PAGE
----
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Terra Relicta Top 20 Of 2018



01. Aeon Sable
- Aether
02. Amorphis
- Queen Of Time
03. Atrium Carceri
- Codex
04. Dimmu Borgir
- Eonian
05. Behemoth
- I Loved You At Your Darkest
06. The Eternal
- Waiting For The Endless Dawn
07. MGT
- Gemini Nyte
08. Primordial
- Exile Amongst The Ruins
09. Khôrada
- Salt
10. Immortal
- Northern Chaos Gods

More HERE

Random album

The Stompcrash - Interview

Interview with: Chris
Conducted by: Ines

If you like your gothic rock to be a bit dreamy, romantic, darkly and upbeat with somewhat of a poppy touch here and there, then The Stompcrash’s latest release Love From Hell is something that your eardrums must get to know. But, don’t think that’s all. The Stompcrash are no newcomers to the gothic world, as the band was born back in 2002 as a darkwave project, inspired by gothic stories from famous writers such as H.P. Lovecraft and Edgar Allan Poe. So, it is no wonder you will find a lot of romanticism and vampire stories in their music. Since then the band has established itself with their debut Requiem Rosa and its follower, Directions and gained quite some recognition. The band’s frontman Chris kindly took a bit of a time from his busy schedule and answered some questions about the band, their music, their upcoming projects and the gothic scene as it is.

Ines: First and foremost, thank you for agreeing to answer some question for us and congratulations on your latest album, Love From Hell - I really loved it. Before we get to anything else, I must ask if you would please explain something for our editor,  T.V., since he wrote in his review: "please Chris, let me explain this, why I hear you singing in the refrain "I want to fuck you", while in the lyrics sheet is written "I want to follow you", hmm??? " So, which one is it?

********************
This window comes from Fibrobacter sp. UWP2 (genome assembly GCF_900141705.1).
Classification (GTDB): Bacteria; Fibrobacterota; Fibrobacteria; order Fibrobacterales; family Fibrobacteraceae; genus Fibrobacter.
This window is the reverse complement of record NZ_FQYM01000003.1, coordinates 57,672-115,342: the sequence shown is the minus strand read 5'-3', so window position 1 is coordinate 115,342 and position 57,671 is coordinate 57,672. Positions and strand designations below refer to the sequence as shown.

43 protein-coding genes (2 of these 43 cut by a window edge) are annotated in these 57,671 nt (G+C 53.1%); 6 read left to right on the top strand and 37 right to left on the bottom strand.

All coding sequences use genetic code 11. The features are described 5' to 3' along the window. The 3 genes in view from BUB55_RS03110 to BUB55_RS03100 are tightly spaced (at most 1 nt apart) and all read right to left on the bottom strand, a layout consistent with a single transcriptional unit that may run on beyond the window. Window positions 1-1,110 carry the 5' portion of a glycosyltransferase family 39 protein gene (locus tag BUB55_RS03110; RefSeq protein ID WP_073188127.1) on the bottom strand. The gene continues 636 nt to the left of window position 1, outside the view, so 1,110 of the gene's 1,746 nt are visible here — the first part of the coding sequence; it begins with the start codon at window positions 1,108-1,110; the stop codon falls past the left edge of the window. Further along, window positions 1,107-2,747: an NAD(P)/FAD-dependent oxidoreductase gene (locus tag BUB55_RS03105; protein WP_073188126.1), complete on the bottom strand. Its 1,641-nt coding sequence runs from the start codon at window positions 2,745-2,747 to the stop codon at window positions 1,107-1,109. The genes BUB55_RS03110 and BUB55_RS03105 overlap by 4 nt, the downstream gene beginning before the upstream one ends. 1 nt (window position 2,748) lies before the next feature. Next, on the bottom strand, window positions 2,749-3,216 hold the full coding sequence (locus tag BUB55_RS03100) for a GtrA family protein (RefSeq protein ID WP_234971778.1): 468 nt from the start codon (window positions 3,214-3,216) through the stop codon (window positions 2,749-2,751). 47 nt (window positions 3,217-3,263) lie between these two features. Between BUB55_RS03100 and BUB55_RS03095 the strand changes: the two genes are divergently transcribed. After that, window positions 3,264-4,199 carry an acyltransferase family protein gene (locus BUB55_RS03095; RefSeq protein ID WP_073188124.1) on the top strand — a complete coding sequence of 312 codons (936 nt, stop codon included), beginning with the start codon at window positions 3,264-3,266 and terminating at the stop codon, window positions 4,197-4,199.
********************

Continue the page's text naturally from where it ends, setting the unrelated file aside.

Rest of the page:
Chris: I remember me smiling when I read T.V. saying that. I tried to hear the chorus in that way but I couldn't and I guess it was a half joke. Seriously, "Follow You" is a song about nowadays alienation, about how we are close and at the same time distant, so I have to reveal you that the correct line is "I want to follow you", couldn't be otherwise? I want to add also that all songs are free to personal interpretation, so if you can give another sense to the song you can hear and sing what you like the most.
Ines: Now that you mentioned "Follow You" is about alienation; what are other themes that you wanted to present with Love From Hell?
Chris: Our themes usually speak about gothic stories, bloody love or stories inspired by history. For Love From Hell we continued with the gothic way with some hints about social diseases; for example in "Follow You" and "On The Seventh Floor". Just to mention some songs, the title track "Love From Hell" talks about a woman who sold her soul to devil for love, "Bloodnever" it's about a vampire that doesn’t want be a bloodsucker but cannot avoid that, "The Dancing Ants" it's a surreal lullaby, "Duality" is a classic gothic story about Dr. Jekyll and Mr. Hyde and "The Last Goodbye" it’s about apocalyptic love.
Ines: One thing I'm also very intrigued about is the band name - The Stompcrash. What does it mean and where did the idea for the name emerge?
Chris: It was born as a cacophonic sound. I remember it was more than ten years ago when we had a long car trip to see a gig by The Cure and we were fantasizing about creating a new band and joking about finding a name that nobody had. Then, I guess Dani was reading a horror comic where there was written these sounds "stomp" and "crash", so we just joined these two words. After some time we became attached to the name "The Stompcrash", basically we invented a new word.
Ines: As we got name origin covered, would you share the story of the formation of The Stompcrash with our readers?
Chris: We met in a gothic club in Milan about 12 year ago. We were all followers of gothic music and we decided to make a new band. We started as a garage band, playing covers of our favourite bands like The Cure, Joy Division, Bauhaus, etc. using a drum machine. The only people still in the band from that days are me and Dani. Than we tried to write our own songs, a real drummer came and the band came to life for real. From those days we had some changes in the line-up and we made three albums, a lot of live gigs and some compilations. I have a little anticipation for you: there will be a line-up change that we will announce later this month.